I have had the opportunity to record a couple of podcasts with Crystal Frommert and to read an early copy of her book on communicating with parents. Crystal writes from her experiences as a teacher, administrator, instructional coach, and parent. I invited her to share an excerpt.
Why do we need to value parent interactions?
I worked with a young, no-nonsense principal early in my career who was wise well beyond his years. As the school leader of a public junior high with 1900 students in a building that only comfortably held 1500, he had to work some sort of magic to keep the school running smoothly. He once said to the faculty, “These parents are sending you the best they have. They’re not hiding their good kids at home.” I’ll admit it was a bizarre thing to say, but his point was that parents were sending their absolute pride and joy to school. He expected his faculty and staff to remember this in every interaction with a parent, even the tough interactions. When talking with parents about their children, it is far more emotional than talking about any other topic. Sayde Campoamor noted in an NPR CodeSwitch interview, consider the brain science behind conversations about people’s children, “…when you talk to people in general about their kids, you’re talking to their amygdalas. And an amygdala is a part of your brain that’s the lizard brain that’s like ‘threat, threat, threat’.” (https://www.npr.org/transcripts/1096469394 NPR CodeSwitch Podcast hosted by Max Freedman and Mark Winston Grittith May 4, 2022)
A few times, I had to tell parents that their pride and joy was struggling in my math class or that they had misbehaved in class. No matter how they responded to this news, I had to always remember that if we did not work as partners, I could not do my job effectively. I needed that parent to support their child at home, support the work I sent home, and work toward the same goals for their child’s success. I needed that parent to trust me as a professional educator and also trust that I made decisions with their child’s best interest in mind.
Working with parents within healthy boundaries
Partnering with parents doesn’t mean catering to their demands. Like a good doctor would work with a patient toward a healthy solution, a teacher works with the parent toward a solution that is best for the student. If an overbearing parent wants to walk their middle schooler to the classroom door every day, we have to take a firm stance that this behavior is not best for their child. If a parent expects you to spend a disproportionate amount of your resources on their child, you can set boundaries around what is reasonable. The hard part is convincing the parent to partner with us on this decision. Try these sentence stems to get the conversation started:
- The last time we spoke regarding Joey’s behavior in class, I appreciated your support in helping him move forward and correct his behavior. I am hoping that we can work together again to resolve this issue.
- I absolutely see your point of view here that _________________. Additionally, Samantha needs to develop skills that will help her ____________.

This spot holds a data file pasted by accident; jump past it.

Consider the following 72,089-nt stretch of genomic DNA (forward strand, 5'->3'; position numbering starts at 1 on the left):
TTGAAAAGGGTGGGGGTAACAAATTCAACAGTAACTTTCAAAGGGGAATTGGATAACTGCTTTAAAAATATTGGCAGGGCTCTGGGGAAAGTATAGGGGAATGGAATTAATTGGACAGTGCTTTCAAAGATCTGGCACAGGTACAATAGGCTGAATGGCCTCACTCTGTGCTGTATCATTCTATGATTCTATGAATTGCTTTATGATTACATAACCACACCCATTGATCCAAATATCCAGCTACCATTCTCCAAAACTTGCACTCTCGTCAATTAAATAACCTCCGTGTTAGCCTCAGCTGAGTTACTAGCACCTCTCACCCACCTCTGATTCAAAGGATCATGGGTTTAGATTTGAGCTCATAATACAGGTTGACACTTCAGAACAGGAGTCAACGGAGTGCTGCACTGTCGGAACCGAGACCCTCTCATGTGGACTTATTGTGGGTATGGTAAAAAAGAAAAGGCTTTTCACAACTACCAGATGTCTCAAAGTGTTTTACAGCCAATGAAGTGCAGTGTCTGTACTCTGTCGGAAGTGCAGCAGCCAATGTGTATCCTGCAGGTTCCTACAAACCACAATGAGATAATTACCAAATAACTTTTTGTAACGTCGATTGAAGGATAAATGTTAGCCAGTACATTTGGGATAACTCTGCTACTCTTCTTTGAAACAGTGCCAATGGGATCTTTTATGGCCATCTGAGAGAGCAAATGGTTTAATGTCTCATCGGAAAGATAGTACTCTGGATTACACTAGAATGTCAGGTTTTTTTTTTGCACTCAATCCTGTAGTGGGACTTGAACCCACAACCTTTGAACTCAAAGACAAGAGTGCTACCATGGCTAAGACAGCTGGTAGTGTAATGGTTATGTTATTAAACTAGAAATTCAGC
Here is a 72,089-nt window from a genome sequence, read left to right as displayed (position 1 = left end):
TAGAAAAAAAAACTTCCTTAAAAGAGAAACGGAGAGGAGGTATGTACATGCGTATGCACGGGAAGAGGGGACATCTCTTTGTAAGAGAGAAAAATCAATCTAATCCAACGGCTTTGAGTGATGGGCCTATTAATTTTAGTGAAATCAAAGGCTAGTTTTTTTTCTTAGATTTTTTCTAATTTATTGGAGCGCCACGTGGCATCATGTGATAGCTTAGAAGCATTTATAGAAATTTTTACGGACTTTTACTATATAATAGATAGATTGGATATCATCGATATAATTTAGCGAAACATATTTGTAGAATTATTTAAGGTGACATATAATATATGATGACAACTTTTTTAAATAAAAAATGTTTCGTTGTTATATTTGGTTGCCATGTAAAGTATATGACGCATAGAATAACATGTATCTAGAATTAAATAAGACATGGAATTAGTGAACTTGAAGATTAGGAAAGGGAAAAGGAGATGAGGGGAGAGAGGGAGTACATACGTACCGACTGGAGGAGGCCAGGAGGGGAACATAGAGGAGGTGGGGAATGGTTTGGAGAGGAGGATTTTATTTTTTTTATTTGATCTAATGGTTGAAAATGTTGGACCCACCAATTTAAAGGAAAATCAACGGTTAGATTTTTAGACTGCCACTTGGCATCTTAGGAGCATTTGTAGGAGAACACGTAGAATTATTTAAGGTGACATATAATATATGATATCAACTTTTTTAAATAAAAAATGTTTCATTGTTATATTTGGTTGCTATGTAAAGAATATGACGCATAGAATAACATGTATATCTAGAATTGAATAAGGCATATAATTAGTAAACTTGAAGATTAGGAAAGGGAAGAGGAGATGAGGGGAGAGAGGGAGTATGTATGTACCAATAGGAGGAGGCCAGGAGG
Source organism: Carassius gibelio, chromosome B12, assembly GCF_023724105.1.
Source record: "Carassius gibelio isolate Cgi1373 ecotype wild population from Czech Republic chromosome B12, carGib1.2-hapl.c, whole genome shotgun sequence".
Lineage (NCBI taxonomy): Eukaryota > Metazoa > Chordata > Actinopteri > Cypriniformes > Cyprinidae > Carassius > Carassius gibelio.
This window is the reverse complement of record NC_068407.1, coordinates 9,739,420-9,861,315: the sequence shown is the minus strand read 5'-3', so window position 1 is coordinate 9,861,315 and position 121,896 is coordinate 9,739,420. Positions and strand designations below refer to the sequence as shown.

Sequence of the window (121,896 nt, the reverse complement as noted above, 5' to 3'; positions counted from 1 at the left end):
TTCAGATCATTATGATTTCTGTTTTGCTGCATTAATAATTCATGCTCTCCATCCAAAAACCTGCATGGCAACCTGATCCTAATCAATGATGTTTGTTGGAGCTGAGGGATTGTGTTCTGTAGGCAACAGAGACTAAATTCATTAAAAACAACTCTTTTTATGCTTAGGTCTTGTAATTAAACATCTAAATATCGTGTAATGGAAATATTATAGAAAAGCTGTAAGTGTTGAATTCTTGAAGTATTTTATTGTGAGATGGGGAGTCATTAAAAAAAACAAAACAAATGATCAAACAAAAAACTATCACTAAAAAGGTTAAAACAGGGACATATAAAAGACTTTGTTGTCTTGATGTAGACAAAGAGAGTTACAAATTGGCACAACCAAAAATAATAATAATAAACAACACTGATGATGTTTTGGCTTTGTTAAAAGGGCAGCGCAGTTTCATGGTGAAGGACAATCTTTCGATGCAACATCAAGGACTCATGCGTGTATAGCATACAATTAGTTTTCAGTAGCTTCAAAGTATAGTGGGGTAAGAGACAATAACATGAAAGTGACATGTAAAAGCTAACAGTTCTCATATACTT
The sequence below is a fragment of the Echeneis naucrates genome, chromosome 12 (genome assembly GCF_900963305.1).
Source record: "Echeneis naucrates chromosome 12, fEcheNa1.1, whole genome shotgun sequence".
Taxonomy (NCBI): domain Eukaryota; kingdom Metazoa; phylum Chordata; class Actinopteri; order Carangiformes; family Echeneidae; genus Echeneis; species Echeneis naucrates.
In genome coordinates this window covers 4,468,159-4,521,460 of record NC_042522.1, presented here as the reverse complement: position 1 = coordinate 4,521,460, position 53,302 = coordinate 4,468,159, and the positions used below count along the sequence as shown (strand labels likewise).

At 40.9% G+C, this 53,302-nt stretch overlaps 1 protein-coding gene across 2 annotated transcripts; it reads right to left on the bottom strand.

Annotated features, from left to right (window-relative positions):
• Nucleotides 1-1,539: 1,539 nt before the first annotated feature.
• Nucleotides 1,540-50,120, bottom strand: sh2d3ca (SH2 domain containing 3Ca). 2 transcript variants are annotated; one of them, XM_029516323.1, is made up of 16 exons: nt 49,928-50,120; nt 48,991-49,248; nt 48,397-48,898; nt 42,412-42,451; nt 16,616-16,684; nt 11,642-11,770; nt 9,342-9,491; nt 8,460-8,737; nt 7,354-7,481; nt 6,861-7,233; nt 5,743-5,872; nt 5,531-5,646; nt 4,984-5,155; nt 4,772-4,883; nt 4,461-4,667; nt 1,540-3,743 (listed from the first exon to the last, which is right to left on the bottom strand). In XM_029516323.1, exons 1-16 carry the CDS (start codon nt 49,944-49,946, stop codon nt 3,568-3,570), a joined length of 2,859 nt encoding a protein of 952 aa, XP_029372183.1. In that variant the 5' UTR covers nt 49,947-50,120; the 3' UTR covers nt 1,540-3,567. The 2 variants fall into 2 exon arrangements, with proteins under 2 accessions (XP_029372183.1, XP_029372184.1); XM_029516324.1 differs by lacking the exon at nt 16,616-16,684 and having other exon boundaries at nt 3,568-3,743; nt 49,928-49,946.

- Did Joanna tell you about what happened at lunch yesterday? I am curious about what you heard at home.
Whether you teach little kids or big kids, many parents want to hear happy things from their child’s teacher. Early in my career, I was given fantastic advice to make sure your first interaction with a parent is a positive one. If you suspect that you will need to contact the parents of a particular child with a negative message, then reach out very early to get the positive message out when you can. As a math teacher, I took the time to write a personalized email to each family during the first week of school. To save time writing dozens of similar messages, the bulk of the body of the email was copied and pasted. I was sure to add something personal to the email.
Writing an email for each family takes a while, but the investment of time that you put in during the early weeks will pay off for the rest of the year. The parents get a good impression of you as the teacher, and they know that you know their child.
Sending happy notes to parents throughout the year is one of the most rewarding ways to spend a few minutes of your day. A happy note is a short message telling a parent that their child has done something remarkable. The meaning of remarkable has a broad range here. The best time to send a happy note is when a child, who typically only receives negative notes or calls, has shown improvement or has completed a positive task.
Without sounding too transactional, sending messages like this are like deposits into the parent partnership bank. Like a bank account, the balance is maintained through deposits and withdrawals. You want to keep a positive balance.
Partnering with parents can also head off potential academic and discipline issues. In the book, “No More Taking Away Recess and Other Problematic Discipline Practices,” the authors include a section titled “Talk With and About Families.” This section advises educators to “talk to families early on about your students.” The story told in this section involves a sixth grade girl whose mother was getting remarried to a man the child didn’t like. This life event was causing a lot of stress for the student. The teacher was in contact with the child’s mother frequently, therefore, was able to frame the child’s display of being distant and critical in a way that allowed the teacher to support her because he knew the cause of her behavior. The teacher and the parent partnered to support the student to use writing as a way to express her anger in a healthy way. By staying in close communication with the child’s family, the teacher was able to redirect the negative behavior which benefited both the home and the classroom environment.